Will 2013 turn out to be a bad year for the PC industry, including Lenovo?
The global computer business is lagging as 2012 comes to a close as Fujitsu warned this week.
Fujitsu, Japan’s biggest provider of computer services, says the company will miss its annual shipment target for personal computers amid slow demand for Microsoft Corp.’s Windows 8 operating system.
Initial appetite for the software, introduced in October, is “weak,” Fujitsu President Masami Yamamoto, 58, told reporters in Tokyo.
Slumping demand in Europe amid the sovereign-debt crisis will also erode sales, he said.
PC deliveries for the year ending March 31 may be more than 6 million units, compared with an October estimate of 7 million, he said.
U.S. retail sales of devices running Windows fell 21 percent from a year earlier in the four weeks after Microsoft released Windows 8 on Oct. 26, according to a Nov. 29 report by Port Washington, New York-based NPD Group Inc. The decrease has been fueled by a 24 percent drop in sales of notebook computers as customers opt for Apple Inc.’s iPad or tablets powered by Google Inc.’s Android software.
“We can’t be optimistic about the PC industry,” said Yoshihisa Toyosaki, a Tokyo-based analyst at Architect Grand Design, an electronics research and consulting company. “PC makers’ bet on Windows 8 has failed, as cheaper tablet computers are taking away customers.”
The warning isn’t good news for other PC makers who are relying on Windows 8 to help boost sales.
Lenovo, the world’s No. 1 PC maker, operates its global executive headquarters in Morrisville, N.C., and has introduced numerous Windows 8 products as well as mobile devices employing new Windows software.
Fujitsu is focusing on information technology services, helping it weather a slump in electronics sales that contributed to record losses at Sony Corp., Panasonic Corp. and Sharp Corp. Yamamoto said his company doesn’t plan to lower prices for its PCs, which along with mobile phones accounted for a combined 20 percent of Fujitsu’s revenue in the year ended March 31, according to data compiled by Bloomberg.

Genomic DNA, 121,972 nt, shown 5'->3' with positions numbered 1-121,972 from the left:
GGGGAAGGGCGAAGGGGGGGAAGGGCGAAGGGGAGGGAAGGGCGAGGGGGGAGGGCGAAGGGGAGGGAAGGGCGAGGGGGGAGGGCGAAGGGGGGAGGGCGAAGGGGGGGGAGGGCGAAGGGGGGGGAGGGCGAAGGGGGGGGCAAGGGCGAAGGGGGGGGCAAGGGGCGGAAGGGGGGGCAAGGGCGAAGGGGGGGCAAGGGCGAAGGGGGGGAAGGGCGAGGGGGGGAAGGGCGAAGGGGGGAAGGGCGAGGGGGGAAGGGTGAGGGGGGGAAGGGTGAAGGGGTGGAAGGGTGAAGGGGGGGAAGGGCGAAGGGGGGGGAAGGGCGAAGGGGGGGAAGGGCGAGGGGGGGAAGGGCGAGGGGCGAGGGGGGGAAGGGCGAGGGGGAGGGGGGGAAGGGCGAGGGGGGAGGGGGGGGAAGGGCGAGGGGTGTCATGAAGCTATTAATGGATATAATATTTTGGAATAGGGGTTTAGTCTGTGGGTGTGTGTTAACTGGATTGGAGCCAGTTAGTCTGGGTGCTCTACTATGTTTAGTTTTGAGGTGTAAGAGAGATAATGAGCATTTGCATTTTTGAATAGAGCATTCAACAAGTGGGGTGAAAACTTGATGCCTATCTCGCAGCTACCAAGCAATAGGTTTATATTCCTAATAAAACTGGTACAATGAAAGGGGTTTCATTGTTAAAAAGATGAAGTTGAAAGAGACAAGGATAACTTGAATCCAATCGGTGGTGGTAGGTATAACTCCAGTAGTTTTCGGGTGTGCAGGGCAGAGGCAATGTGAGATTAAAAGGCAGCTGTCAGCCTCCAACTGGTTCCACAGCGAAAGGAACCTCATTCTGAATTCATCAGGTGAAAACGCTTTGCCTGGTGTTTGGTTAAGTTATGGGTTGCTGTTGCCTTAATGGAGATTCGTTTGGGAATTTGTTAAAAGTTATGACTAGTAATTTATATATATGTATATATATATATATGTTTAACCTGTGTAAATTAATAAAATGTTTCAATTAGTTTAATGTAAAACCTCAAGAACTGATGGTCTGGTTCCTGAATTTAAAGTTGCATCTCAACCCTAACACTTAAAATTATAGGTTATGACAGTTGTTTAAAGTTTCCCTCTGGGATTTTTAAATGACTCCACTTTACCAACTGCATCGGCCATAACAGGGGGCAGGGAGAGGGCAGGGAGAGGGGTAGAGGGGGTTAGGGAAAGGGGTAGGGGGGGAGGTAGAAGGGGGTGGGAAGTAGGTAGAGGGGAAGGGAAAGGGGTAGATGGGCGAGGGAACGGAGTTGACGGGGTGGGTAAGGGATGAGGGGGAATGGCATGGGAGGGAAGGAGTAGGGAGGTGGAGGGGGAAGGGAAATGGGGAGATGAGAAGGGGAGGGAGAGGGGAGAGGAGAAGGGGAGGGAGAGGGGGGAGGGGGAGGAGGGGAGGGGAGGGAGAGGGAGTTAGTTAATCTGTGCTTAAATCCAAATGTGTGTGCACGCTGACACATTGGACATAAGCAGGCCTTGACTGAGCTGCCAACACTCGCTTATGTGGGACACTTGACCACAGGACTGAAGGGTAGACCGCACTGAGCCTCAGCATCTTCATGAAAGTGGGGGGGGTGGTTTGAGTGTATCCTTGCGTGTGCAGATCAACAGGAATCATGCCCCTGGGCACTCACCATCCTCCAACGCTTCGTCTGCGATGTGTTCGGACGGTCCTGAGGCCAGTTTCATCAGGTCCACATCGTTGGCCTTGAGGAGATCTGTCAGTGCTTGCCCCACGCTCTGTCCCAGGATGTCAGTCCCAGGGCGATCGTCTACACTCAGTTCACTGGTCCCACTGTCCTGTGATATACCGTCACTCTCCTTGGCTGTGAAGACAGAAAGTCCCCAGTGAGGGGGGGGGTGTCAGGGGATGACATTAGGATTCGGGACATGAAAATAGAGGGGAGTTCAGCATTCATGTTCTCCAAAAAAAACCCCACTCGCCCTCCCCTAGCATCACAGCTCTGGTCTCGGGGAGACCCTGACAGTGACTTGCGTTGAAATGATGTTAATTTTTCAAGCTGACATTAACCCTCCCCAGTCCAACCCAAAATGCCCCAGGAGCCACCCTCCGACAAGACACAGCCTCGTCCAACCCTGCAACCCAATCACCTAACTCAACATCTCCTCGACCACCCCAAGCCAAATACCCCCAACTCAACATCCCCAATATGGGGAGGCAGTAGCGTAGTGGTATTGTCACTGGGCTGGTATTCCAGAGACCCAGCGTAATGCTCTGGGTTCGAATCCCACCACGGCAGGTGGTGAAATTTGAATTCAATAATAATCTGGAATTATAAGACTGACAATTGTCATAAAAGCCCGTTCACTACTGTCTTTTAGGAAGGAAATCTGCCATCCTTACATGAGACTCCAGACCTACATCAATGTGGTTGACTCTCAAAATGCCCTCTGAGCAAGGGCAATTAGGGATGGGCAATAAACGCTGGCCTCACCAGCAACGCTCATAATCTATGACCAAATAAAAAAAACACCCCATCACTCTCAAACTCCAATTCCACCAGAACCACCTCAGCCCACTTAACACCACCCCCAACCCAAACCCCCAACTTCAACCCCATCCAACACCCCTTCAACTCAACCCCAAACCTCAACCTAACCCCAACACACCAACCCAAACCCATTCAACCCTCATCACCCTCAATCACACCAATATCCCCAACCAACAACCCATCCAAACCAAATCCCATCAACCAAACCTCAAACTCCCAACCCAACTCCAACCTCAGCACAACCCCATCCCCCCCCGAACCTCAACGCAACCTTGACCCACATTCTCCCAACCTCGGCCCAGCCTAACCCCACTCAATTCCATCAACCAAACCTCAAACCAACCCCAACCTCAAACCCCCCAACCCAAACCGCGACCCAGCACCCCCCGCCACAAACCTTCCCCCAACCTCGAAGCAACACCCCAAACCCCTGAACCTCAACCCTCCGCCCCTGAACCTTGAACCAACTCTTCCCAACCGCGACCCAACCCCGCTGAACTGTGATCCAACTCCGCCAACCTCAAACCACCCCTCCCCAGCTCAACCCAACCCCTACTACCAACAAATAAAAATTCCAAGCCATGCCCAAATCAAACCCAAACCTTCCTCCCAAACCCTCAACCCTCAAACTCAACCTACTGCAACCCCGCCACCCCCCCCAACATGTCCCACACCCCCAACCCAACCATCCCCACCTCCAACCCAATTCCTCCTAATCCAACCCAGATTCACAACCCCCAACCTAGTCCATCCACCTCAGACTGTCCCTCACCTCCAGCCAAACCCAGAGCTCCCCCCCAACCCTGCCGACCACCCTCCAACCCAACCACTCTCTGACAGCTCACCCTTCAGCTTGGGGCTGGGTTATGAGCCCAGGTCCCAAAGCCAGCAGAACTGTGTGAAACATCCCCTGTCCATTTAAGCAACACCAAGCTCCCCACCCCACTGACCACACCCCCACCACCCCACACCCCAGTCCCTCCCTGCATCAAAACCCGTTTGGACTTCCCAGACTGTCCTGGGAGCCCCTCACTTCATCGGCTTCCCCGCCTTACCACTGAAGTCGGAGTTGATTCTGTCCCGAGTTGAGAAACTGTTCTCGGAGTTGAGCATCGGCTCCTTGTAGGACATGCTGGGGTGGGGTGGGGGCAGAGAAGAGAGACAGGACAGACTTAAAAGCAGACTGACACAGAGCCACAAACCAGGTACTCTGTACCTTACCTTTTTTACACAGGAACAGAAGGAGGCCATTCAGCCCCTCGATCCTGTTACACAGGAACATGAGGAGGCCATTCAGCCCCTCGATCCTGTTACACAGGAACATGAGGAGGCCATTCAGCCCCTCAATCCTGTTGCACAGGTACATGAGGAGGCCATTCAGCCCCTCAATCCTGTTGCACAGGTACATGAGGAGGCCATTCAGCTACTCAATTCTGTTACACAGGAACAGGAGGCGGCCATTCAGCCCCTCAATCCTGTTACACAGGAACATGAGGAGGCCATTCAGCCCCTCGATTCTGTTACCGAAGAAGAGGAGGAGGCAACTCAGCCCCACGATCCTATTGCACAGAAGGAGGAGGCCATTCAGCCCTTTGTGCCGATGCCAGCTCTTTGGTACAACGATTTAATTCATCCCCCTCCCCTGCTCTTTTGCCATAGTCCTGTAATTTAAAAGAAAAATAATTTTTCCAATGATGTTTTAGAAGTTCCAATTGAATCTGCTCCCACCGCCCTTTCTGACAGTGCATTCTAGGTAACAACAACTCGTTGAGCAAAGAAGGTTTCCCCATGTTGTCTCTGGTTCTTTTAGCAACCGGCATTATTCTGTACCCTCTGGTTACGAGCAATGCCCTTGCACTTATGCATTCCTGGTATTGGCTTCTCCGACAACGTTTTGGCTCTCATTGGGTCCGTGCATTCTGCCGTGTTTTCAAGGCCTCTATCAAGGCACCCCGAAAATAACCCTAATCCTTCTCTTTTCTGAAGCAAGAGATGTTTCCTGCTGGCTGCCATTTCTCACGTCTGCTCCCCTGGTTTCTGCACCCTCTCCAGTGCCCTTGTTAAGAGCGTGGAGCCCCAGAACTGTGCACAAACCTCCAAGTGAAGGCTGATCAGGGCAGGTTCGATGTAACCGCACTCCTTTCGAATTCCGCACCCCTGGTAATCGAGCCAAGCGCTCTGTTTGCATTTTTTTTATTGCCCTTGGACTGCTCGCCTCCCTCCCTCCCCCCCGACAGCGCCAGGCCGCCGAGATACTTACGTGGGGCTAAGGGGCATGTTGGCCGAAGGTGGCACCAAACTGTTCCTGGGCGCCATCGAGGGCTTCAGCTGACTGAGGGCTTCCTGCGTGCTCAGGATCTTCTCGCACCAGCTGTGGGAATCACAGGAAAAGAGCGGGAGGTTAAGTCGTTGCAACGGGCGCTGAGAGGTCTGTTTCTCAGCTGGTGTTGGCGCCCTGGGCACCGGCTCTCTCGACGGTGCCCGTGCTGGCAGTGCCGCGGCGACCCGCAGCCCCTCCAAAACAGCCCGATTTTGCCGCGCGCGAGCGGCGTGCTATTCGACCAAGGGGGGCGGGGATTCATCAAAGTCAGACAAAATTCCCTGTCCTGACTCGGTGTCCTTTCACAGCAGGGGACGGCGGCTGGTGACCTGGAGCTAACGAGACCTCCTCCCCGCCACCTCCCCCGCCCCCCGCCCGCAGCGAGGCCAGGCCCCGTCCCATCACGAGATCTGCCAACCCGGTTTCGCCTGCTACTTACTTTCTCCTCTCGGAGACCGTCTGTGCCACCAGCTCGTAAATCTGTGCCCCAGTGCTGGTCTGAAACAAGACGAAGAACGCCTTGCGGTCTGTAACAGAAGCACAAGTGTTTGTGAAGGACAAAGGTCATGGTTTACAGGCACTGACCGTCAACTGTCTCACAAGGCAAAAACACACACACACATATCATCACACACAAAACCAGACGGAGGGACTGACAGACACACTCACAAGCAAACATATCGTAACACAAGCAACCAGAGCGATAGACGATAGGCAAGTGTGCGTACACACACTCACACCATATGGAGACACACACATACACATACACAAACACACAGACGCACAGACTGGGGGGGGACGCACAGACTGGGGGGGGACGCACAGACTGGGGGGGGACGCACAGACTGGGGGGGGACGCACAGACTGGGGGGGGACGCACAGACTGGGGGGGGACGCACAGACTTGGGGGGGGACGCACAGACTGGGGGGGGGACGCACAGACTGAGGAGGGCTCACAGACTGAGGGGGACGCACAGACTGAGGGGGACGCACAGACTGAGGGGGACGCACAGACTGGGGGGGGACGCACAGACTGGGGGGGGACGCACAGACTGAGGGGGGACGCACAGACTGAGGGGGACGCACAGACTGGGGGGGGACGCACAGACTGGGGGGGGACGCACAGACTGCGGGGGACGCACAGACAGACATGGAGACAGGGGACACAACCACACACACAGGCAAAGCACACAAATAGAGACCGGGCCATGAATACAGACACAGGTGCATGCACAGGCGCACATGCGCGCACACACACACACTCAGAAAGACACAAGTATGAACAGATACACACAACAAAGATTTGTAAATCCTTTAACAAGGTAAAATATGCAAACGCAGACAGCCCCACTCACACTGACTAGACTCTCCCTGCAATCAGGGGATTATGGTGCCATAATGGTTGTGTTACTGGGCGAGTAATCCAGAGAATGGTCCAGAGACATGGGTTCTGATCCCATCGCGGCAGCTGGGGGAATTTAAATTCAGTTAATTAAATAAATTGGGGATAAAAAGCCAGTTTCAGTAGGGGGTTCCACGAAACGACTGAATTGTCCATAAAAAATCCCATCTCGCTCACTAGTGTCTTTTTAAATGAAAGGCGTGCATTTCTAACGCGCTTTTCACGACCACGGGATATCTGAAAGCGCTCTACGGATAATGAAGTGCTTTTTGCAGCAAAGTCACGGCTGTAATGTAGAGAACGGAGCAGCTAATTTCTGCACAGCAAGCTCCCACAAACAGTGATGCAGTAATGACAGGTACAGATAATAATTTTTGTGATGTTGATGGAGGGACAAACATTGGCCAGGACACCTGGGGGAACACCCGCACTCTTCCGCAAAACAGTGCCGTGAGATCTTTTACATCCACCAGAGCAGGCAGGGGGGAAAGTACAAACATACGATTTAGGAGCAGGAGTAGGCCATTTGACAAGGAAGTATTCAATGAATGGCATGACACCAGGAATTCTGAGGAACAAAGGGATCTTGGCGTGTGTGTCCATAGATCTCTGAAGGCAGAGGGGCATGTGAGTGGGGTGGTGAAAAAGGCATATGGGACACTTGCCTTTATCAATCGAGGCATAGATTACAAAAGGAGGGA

Lenovo also is counting on services to help drive revenue growth, especially as part of its strategy to begin some PC production in the U.S. next year.
“Fujitsu doesn’t plan to join its competitors that are discounting” to sustain sales, Yamamoto said. The company needs to strengthen its services in overseas markets, shifting from a product-focused approach, he said.
The company had said earlier it was counting on shipments in Europe and other overseas markets to account for more than half of total PC sales in the current fiscal year.
Fujitsu, a supplier to Samsung Electronics Co., fell 0.8 percent to 360 yen at the close of trading on the Tokyo Stock Exchange. The stock has declined 10 percent this year, compared with a 23 percent gain in the benchmark Nikkei 225 Stock Average.
Microsoft advanced 0.4 percent in New York trading yesterday and has gained 3.9 percent this year.
Dell Inc., the world’s third-largest PC maker, said Dec. 12 it’s seeing strong demand for computers and tablets running Windows 8. Interest in the operating system is “quite high,” Dell Chief Executive Officer Michael Dell said at a conference in Austin, Texas.
Microsoft plans to overhaul how it develops its flagship Windows operating system in a strategic shift aimed at keeping pace with nimbler rivals Apple and Google, people familiar with the matter said last month.
Microsoft aims to upgrade the software more frequently, about once a year, rather than every two or three years as it’s done in the past, the people said. The world’s largest software maker has floundered as personal computers, where it has long dominated, have lost ground to the smartphones and tablets championed by Apple and Google.
Fujitsu, the maker of the K supercomputer, will decide on a restructuring plan for its unprofitable chip business by March 31, Yamamoto said, declining to provide details. The company is trying to rely more on other companies to make its chips instead of running its own chip-fabrication plants.
Fujitsu is among Japanese companies suffering from plunging demand for LSI chips used in televisions, along with Panasonic and Sharp.
To stem a drop in profits, Fujitsu plans to reduce costs by 1 trillion yen ($11.6 billion) in three years from the 12 months ending March 31, 2013, Yamamoto said. The measures include lowering purchasing costs and relocating system engineers to other divisions, he said.
Fujitsu lowered its net income forecast in October by 58 percent to 25 billion yen for the year ending March 31. That would be its third straight year of declining profit as a worsening European economy dents demand for its computers and services, including system integration and cloud computing.